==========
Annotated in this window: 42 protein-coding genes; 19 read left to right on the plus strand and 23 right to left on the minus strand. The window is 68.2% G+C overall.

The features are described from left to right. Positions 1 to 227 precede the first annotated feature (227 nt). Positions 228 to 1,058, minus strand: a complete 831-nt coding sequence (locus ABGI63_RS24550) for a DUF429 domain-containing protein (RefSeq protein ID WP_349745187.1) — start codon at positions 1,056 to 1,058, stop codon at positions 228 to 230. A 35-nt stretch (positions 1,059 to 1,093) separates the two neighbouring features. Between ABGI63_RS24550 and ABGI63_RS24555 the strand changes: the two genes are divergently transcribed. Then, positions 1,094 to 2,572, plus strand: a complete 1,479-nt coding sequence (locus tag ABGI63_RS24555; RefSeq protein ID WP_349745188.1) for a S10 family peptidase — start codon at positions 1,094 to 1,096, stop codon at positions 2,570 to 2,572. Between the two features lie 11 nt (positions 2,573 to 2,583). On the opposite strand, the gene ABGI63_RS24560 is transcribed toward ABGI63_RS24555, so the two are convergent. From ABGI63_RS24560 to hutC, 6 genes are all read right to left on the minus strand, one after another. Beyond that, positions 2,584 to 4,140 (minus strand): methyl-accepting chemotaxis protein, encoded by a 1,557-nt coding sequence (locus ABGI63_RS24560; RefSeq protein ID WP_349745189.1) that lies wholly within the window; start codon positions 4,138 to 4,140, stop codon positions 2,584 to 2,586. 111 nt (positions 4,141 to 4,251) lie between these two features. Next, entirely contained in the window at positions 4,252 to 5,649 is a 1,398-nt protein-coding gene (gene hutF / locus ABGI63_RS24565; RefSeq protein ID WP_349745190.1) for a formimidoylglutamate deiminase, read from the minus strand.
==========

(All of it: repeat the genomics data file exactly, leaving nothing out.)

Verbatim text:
Annotated in this window: 42 protein-coding genes; 19 read left to right on the plus strand and 23 right to left on the minus strand. The window is 68.2% G+C overall.

The features are described from left to right. Positions 1 to 227 precede the first annotated feature (227 nt). Positions 228 to 1,058, minus strand: a complete 831-nt coding sequence (locus ABGI63_RS24550) for a DUF429 domain-containing protein (RefSeq protein ID WP_349745187.1) — start codon at positions 1,056 to 1,058, stop codon at positions 228 to 230. A 35-nt stretch (positions 1,059 to 1,093) separates the two neighbouring features. Between ABGI63_RS24550 and ABGI63_RS24555 the strand changes: the two genes are divergently transcribed. Then, positions 1,094 to 2,572, plus strand: a complete 1,479-nt coding sequence (locus tag ABGI63_RS24555; RefSeq protein ID WP_349745188.1) for a S10 family peptidase — start codon at positions 1,094 to 1,096, stop codon at positions 2,570 to 2,572. Between the two features lie 11 nt (positions 2,573 to 2,583). On the opposite strand, the gene ABGI63_RS24560 is transcribed toward ABGI63_RS24555, so the two are convergent. From ABGI63_RS24560 to hutC, 6 genes are all read right to left on the minus strand, one after another. Beyond that, positions 2,584 to 4,140 (minus strand): methyl-accepting chemotaxis protein, encoded by a 1,557-nt coding sequence (locus ABGI63_RS24560; RefSeq protein ID WP_349745189.1) that lies wholly within the window; start codon positions 4,138 to 4,140, stop codon positions 2,584 to 2,586. 111 nt (positions 4,141 to 4,251) lie between these two features. Next, entirely contained in the window at positions 4,252 to 5,649 is a 1,398-nt protein-coding gene (gene hutF / locus ABGI63_RS24565; RefSeq protein ID WP_349745190.1) for a formimidoylglutamate deiminase, read from the minus strand.